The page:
Wilting IPOs show exuberance not yet irrational
The lackluster reception for Thursday’s slew of U.S. initial public offerings may be a downer for companies contemplating a public listing on U.S. exchanges, but it shouldn’t be discouraging for everyone else. It suggests investors are still being sensibly choosy even though financial markets are awash with easy money.
There has been plenty of talk of bubble trouble. Rock bottom interest rates around the developed world and the return of infectious confidence have raised fears that the rapid recovery in stocks and bonds over the past year is unsustainable. Yet investor exuberance doesn’t look completely irrational just yet.
Of the seven IPOs on U.S. stock exchanges on Thursday, all but one — software company SPS Commerce — initially priced at or below the bottom of their expected ranges the night before. Most of the new stocks did no better than holding steady once they started trading, either. Two fell, including Mitel Networks whose shares dropped around 12 percent on their debut. Three others closed unchanged from their initial prices, while just two managed a first day pop, notably SPS which gained 13 percent.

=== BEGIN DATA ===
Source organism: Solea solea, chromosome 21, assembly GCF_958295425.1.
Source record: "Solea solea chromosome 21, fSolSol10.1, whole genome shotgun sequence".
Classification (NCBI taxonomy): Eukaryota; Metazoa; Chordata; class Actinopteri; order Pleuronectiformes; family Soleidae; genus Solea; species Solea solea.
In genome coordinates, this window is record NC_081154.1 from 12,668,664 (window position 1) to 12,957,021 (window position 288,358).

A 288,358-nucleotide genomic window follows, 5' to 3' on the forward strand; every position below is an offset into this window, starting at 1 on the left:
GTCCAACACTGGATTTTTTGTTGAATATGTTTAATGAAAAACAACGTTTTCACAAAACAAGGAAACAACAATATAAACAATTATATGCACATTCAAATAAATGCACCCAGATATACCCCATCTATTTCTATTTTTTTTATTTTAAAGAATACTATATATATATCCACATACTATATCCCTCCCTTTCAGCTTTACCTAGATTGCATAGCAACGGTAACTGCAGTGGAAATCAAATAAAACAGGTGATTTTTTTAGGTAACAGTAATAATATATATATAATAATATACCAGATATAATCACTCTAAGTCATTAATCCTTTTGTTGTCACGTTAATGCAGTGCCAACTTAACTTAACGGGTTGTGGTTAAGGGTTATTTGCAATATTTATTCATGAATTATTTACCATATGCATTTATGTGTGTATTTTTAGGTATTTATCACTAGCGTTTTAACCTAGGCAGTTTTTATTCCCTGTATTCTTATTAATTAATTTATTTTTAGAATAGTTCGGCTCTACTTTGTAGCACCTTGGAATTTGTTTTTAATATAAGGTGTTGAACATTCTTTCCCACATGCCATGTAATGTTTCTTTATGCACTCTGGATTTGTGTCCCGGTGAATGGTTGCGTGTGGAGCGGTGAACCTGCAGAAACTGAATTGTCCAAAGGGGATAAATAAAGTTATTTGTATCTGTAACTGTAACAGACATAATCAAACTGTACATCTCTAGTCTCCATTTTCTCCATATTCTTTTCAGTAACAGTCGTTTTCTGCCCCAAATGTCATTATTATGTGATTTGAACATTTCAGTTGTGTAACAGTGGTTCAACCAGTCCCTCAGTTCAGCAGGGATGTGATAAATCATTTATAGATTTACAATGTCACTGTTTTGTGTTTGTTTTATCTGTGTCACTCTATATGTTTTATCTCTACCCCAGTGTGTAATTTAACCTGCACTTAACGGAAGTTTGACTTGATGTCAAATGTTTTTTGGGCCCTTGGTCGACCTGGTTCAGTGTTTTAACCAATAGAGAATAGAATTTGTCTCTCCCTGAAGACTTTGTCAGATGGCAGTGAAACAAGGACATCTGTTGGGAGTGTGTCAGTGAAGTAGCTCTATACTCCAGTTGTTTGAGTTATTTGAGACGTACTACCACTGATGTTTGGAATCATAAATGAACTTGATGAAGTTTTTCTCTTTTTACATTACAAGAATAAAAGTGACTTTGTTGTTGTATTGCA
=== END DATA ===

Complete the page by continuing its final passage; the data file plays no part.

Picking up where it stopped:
The clutch of deals made it the busiest day for new listings since November 2007, but it’s hard to argue that investors were knocked over by a wave supply. Deal sizes were below average, with the biggest from investment company THL Credit just shy of $200 million.
Instead, investors seem still to be discriminating, as they have for much of this year. Of the 39 IPOs in 2010, only five have priced above their expected ranges, according to Renaissance Capital.
That’s hardly great news for underwriters keen to clear the backlog of an estimated $20 billion worth of deals. But it’s at least a sign that U.S. markets are still resisting some of the many temptations of easy money.